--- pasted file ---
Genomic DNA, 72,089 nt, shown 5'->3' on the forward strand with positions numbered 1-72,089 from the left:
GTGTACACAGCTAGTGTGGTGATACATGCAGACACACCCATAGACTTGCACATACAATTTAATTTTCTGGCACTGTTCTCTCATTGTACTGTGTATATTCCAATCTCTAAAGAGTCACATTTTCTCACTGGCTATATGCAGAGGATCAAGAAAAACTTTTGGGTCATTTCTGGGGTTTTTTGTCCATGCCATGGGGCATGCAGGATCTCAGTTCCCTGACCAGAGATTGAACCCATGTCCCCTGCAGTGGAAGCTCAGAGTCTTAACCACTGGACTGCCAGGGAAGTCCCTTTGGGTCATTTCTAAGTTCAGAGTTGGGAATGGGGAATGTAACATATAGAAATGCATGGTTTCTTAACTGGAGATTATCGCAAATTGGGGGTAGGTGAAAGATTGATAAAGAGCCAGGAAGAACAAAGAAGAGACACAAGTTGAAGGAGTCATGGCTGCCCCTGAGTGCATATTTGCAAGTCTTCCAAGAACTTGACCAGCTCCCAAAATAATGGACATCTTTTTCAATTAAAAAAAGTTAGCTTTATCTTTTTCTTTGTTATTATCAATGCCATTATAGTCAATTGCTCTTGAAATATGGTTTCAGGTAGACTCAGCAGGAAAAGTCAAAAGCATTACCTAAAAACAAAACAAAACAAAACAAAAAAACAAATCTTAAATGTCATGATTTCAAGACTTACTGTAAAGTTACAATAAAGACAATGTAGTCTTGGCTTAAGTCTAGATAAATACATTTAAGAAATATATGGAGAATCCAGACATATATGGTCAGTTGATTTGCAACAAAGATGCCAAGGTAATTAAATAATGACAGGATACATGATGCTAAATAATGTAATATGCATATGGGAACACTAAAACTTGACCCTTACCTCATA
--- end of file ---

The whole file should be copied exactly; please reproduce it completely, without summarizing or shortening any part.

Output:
Genomic DNA, 72,089 nt, shown 5'->3' on the forward strand with positions numbered 1-72,089 from the left:
GTGTACACAGCTAGTGTGGTGATACATGCAGACACACCCATAGACTTGCACATACAATTTAATTTTCTGGCACTGTTCTCTCATTGTACTGTGTATATTCCAATCTCTAAAGAGTCACATTTTCTCACTGGCTATATGCAGAGGATCAAGAAAAACTTTTGGGTCATTTCTGGGGTTTTTTGTCCATGCCATGGGGCATGCAGGATCTCAGTTCCCTGACCAGAGATTGAACCCATGTCCCCTGCAGTGGAAGCTCAGAGTCTTAACCACTGGACTGCCAGGGAAGTCCCTTTGGGTCATTTCTAAGTTCAGAGTTGGGAATGGGGAATGTAACATATAGAAATGCATGGTTTCTTAACTGGAGATTATCGCAAATTGGGGGTAGGTGAAAGATTGATAAAGAGCCAGGAAGAACAAAGAAGAGACACAAGTTGAAGGAGTCATGGCTGCCCCTGAGTGCATATTTGCAAGTCTTCCAAGAACTTGACCAGCTCCCAAAATAATGGACATCTTTTTCAATTAAAAAAAGTTAGCTTTATCTTTTTCTTTGTTATTATCAATGCCATTATAGTCAATTGCTCTTGAAATATGGTTTCAGGTAGACTCAGCAGGAAAAGTCAAAAGCATTACCTAAAAACAAAACAAAACAAAACAAAAAAACAAATCTTAAATGTCATGATTTCAAGACTTACTGTAAAGTTACAATAAAGACAATGTAGTCTTGGCTTAAGTCTAGATAAATACATTTAAGAAATATATGGAGAATCCAGACATATATGGTCAGTTGATTTGCAACAAAGATGCCAAGGTAATTAAATAATGACAGGATACATGATGCTAAATAATGTAATATGCATATGGGAACACTAAAACTTGACCCTTACCTCATA